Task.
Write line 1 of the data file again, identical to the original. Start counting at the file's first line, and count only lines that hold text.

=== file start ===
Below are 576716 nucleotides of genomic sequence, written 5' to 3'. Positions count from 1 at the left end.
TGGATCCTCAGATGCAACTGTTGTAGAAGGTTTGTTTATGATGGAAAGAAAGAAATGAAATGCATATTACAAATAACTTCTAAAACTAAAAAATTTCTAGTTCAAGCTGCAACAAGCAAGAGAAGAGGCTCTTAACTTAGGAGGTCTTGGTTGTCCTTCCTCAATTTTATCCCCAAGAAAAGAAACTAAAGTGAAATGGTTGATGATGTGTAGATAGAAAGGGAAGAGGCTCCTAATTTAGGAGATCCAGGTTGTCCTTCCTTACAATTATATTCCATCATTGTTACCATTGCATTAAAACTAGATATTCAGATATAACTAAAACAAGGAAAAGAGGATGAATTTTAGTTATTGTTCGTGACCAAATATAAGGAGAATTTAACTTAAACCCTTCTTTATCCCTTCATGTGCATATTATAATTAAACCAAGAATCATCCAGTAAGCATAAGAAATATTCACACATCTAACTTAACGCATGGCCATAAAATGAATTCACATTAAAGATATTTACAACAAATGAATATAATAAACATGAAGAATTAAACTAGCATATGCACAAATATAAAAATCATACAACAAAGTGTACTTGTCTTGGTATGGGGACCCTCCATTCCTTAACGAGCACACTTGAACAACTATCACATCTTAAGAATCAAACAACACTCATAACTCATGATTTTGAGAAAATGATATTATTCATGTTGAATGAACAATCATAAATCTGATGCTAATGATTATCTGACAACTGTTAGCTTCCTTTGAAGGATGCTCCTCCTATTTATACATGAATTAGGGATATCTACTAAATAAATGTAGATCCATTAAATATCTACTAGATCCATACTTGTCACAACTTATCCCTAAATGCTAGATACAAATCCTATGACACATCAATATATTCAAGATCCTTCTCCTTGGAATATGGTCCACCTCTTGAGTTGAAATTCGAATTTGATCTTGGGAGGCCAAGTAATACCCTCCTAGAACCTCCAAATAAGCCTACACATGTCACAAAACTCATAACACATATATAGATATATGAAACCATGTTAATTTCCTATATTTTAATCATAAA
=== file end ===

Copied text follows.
Below are 576716 nucleotides of genomic sequence, written 5' to 3'. Positions count from 1 at the left end.